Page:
Every year, on 11 February, the United Nations Educational, Scientific and Cultural Organization (UNESCO) and UN Women in collaboration with various institutions and civil society partners commemorate the International Day of Women and Girls in Science. The day highlights the invaluable role they play in the field. It also seeks to promote full and equal access to and participation in science for women and girls because gender equality and supporting their education as levers of growth and development is a global priority, according to UNESCO
“To be truly transformative, gender equality policies and programs need to eliminate gender stereotypes through education, change social norms, promote positive role models of women scientists and build awareness at the highest levels of decision-making,” Audrey Azoulay, the director general of UNESCO, said in a statement for the celebration of the Sixth International Day of Women and Girls in Science.
However, even in the 21st century, women and girls are being sidelined in science-related fields due to their gender, according to Dr. Azoulay. A 2021 UNESCO science report said only 28% of engineering graduates and 40% graduates in computer science and informatics are women.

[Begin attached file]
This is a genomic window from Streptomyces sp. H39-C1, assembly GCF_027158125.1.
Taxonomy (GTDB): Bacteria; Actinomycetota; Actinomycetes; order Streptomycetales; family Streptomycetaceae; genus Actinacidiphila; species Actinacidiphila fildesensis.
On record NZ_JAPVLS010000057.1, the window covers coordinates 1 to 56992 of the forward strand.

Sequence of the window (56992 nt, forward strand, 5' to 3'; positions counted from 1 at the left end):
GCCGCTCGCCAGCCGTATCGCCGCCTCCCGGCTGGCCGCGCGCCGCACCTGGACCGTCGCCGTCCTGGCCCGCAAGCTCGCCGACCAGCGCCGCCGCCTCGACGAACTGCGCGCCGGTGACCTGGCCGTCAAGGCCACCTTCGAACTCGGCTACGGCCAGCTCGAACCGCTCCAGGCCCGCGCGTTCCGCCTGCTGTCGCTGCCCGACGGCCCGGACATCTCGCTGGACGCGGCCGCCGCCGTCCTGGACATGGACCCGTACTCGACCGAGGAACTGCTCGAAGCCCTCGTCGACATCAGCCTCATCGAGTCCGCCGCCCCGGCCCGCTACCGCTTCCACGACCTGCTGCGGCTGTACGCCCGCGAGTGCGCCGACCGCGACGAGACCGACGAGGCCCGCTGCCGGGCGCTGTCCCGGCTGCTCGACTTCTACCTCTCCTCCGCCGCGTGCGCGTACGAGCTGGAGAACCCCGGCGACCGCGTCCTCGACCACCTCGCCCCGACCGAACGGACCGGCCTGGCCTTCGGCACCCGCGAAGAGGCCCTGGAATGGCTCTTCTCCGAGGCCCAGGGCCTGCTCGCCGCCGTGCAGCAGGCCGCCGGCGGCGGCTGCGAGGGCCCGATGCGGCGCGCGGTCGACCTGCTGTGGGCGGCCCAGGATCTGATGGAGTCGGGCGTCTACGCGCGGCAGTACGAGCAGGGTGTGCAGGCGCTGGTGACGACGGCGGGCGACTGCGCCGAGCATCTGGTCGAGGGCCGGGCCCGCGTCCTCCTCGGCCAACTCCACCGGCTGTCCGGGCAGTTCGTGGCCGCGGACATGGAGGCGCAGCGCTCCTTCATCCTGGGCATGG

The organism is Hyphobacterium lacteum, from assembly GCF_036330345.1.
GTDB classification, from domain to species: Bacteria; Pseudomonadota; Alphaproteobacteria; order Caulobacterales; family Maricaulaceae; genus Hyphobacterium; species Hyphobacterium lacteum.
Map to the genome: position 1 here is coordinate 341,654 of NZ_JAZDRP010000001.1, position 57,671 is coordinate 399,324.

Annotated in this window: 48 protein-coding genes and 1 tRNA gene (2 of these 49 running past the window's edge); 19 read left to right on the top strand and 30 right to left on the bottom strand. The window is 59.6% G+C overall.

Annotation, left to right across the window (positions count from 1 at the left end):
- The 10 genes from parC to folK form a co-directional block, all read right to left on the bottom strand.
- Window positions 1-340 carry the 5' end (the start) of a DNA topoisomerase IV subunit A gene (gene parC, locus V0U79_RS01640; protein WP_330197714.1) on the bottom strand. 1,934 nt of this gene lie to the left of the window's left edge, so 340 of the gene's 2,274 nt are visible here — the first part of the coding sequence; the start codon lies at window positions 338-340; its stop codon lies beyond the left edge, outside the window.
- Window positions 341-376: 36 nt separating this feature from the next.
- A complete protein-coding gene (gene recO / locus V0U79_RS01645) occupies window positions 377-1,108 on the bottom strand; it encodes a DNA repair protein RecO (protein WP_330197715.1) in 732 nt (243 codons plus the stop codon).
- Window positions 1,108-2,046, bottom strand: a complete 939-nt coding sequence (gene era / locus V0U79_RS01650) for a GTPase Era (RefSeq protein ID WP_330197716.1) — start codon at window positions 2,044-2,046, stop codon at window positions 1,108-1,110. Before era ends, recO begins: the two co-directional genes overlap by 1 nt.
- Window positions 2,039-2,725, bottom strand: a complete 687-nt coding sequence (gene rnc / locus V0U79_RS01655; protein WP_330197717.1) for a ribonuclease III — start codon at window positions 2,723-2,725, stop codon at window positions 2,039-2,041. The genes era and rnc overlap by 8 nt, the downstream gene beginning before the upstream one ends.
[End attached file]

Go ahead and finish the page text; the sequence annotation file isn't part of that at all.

The American Association for the Advancement of Science identified three stumbling blocks that continue to hound women who are pursuing careers in science. Compared with their male counterparts, women report a lower sense of belonging, less respect and authority, and have to work harder to be successful across many fields and career stages of academia. Women encounter unprofessional behavior more than men in the workplace. And, women are paid less than men across many disciplines.
This is reflected in the 2021 UNESCO science report that said, overall, women researchers tend to have shorter, less well-paid careers. Their work is underrepresented in high-profile journals and is often passed over for promotion. Typically, women also receive smaller research grants
“Women need to know that they have a place in science, technology, engineering, and mathematics and that they have a right to share in scientific progress,” said Dr. Azoulay.
Rice Today features women in a series that recognizes their role in and contribution to science.